Posts Tagged ‘music’



February 13, 2011


Interesting that my first post in nearly a year will be about an idea that came to fruition, only to see its extinction two years later.

It’s certainly not uncommon, and statistically it’s inevitable, but that does not change the sadness one feels when the day arrives. You think back to the dozens of auditions, hundreds of hours of rehearsals, the camaraderie, the long discussions and finally, the performances. All of this runs through your mind, like one short film after another with flashes of the current “scene” intermittent throughout.

Time spent on trying to understand what happened is useless and unproductive. It is what it is. Living in the moment keeps things in perspective and the “should’ve-would’ve-could’ve” thought process at bay. You quickly look inward, trying to find that still small voice, that has guided you well in the past, to once again move you forward. Lingering is not an option.

Fortunately, you have many good memories in pictures and video, all of which capture the project’s essence for future generations thanks to cyberspace.

Now comes the longing to fill the void – not right away – but soon. It does not have to be a replication of what just passed, but certainly needs many of the same elements or you won’t be “fed.” You start thinking about people you’ve worked with in previous projects and ask yourself if you should cross any of those bridges again. The answer does not come immediately, which indicates possibilities. On the other hand, you realize that whatever issues caused those projects to end, could and mostly likely would manifest themselves in a new one.

So this journey called “life” continues – one ride ending and another beginning.




January 9, 2010

We’ve been at this for what seems like an eternity.

Everyone we know tells us how great it sounds – everyone except those who earn a living buying a product like ours. Our sound’s “greatness” is directly tied to income generated for their enterprise. The opinion of others, beyond those around us, is not relevant if we create only to appease the need for self expression. On the other hand, if we are seeking public recognition for our effort, then the earning potential of our product could make it important.

If “…beauty is in the eyes of the beholder…”, so too is great music, art, cinematography, photography and even food. We believe our creation is excellent, but that has no value. Others that know us may feel the same way. Again, no value.

However, if the “beholder” is investing in what we’ve created, then we’re important to someone other than ourselves. Without their vested interest, we could stop creating today and no one else’s life would be affected.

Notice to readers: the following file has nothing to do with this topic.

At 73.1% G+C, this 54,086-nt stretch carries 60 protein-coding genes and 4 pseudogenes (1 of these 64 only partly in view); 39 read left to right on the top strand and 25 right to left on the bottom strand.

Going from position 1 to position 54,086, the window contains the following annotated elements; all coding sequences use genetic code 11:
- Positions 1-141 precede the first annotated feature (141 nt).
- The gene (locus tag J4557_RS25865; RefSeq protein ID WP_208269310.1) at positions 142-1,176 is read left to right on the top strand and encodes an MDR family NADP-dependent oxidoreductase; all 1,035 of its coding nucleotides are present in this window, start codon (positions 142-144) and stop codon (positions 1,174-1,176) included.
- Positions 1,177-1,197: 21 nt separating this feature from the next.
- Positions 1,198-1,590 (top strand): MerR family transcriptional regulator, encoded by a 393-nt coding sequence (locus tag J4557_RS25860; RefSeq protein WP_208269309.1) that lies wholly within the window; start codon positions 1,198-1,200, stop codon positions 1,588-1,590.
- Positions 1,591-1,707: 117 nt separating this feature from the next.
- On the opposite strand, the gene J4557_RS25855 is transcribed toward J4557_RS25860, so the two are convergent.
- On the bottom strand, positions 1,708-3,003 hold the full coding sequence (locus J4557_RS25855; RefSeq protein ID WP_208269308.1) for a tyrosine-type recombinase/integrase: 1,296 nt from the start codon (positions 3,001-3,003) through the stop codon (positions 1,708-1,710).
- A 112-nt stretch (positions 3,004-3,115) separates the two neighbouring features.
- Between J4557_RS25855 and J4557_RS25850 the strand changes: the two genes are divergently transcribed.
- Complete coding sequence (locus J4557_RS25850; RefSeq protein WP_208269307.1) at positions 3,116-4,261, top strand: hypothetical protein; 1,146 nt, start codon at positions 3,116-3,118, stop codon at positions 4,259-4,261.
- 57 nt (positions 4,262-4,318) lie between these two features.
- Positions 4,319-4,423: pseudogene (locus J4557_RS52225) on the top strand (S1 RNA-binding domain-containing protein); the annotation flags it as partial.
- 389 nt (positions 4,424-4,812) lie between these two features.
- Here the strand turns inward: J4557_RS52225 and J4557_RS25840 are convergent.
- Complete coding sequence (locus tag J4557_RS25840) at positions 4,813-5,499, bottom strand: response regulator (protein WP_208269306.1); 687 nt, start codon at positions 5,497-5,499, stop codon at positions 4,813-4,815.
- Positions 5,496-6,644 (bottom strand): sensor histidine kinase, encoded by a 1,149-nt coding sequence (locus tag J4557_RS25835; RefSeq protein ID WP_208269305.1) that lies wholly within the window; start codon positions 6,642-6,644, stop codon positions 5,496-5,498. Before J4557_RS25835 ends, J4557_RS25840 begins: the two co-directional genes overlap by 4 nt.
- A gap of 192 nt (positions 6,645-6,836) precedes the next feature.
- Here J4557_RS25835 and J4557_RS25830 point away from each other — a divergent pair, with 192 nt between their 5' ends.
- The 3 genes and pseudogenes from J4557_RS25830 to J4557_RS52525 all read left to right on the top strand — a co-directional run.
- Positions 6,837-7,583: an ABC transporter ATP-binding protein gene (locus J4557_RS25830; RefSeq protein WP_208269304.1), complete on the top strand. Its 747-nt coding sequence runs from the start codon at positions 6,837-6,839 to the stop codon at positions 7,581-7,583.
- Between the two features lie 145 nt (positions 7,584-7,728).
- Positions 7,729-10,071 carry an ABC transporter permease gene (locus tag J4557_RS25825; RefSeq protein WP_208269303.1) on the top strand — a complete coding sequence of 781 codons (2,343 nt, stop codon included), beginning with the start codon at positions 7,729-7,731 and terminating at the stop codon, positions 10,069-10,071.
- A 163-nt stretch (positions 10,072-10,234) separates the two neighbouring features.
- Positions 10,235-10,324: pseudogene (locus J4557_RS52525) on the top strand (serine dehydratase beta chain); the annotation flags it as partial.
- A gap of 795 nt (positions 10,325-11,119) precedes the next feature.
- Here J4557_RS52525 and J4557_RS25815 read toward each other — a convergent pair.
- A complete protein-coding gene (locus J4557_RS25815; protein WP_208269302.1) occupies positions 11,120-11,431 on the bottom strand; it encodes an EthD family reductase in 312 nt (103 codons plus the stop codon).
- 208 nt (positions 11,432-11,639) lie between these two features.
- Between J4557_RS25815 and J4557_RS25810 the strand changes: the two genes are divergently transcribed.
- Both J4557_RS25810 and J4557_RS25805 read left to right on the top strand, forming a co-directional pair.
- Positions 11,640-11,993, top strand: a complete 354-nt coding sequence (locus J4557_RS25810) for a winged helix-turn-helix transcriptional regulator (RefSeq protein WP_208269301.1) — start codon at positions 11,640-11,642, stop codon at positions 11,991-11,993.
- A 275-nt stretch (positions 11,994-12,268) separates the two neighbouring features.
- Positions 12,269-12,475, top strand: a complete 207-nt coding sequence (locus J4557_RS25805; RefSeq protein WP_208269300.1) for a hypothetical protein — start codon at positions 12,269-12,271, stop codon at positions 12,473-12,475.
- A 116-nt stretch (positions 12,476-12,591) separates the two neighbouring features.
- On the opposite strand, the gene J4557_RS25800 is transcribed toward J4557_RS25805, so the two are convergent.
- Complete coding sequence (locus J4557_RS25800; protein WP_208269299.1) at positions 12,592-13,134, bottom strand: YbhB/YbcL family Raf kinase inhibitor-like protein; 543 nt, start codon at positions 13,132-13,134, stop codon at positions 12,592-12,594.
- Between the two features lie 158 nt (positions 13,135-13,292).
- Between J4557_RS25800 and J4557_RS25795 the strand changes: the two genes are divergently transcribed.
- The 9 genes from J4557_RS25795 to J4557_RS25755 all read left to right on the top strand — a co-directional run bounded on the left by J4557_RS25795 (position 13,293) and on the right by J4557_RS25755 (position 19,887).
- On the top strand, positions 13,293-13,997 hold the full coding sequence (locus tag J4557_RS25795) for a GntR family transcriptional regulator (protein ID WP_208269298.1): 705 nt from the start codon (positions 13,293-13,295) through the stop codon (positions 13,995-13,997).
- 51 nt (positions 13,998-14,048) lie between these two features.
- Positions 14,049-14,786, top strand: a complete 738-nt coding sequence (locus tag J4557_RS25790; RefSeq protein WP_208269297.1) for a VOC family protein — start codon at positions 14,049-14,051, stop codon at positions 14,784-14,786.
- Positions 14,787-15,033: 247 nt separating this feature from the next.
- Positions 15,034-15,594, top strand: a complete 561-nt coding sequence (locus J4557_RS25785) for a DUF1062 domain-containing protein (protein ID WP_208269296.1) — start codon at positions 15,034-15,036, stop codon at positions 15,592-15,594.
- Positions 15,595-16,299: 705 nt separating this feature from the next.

The decision to combine the self-indulgent need to express with the desire for acceptance beyond family and friends is the all-encompassing, monumental journey whose completion, few have achieved. 

We artists are very unique individuals because we’re willing to express ourselves in ways few would ever dream of doing.

But that alone does not make us important.




December 15, 2009


The Battle of the Bands is in two weeks.

It’s a big deal: TV, radio and newspaper coverage, a live recording featuring the top five bands on a two-disc LP and all-but-guaranteed additional bookings.

You’ve been saving money from your after-school job for nearly a year, working for $1.45 an hour. You need $995. You know it will add a new dimension to the band’s sound and could certainly help in this contest. You have it on lay-a-way, but it won’t be paid off in time for the “battle.”

There’s only one thing you can do: ask the music store owner to let you use the electric piano that afternoon and then return it – something he has never allowed with an item this expensive. Because of it’s popularity with national groups like The Left Banke and The Association, it’s in high demand and his is one of only three in the entire state.

To your complete surprise, he honors your request.

After the event, you go back to the store, excited to tell him your band came in second place and came close to garnering the top spot because that band violated one of the rules and was nearly disqualified. The owner smiles warmly while you recap the day’s events. “Man, it was incredible! There were so many people! You should’ve been there! It was great!” As you head out the back door to bring in the keyboard, you feel a tap on your shoulder.

“Just take it home with you and keep paying on it like you’ve been doing. I know you’re good for it.”

“Really? Thank you! Thank you!

“You’re welcome. Oh, and by the way, I look forward to seeing your band again.”


“Yes, again. I was there today. You guys were great.”

The rest of the summer is a whirlwind of engagements, local TV show appearances and newspaper articles. You’re having the time of your life.

But then comes Fall and with it, the start of another school year.

It also means the 2nd Annual Lecture on putting aside what grown-ups are reluctant to even call a “hobby.” This time, the lecture comes from an uncle on your mother’s side, who, for some inexplicable reason, feels she needs his help raising you.

He starts out with the usual, “It’s time to put away the music and concentrate on your studies.”

This year, you decide to disagree. “I can do both.”

“No you can’t, and you won’t,” he says, truly startled at your opposition to his command. “Playing music will get you nowhere. You need to forget this nonsense and bury yourself in your schoolwork!”

Then comes the “never-been-done-before” move: you talk back to your uncle. “I just shelled out a thousand bucks on this ‘nonsense’ and I am not going to forget about it for the next nine months.” You back up slightly as the last words come out of your mouth.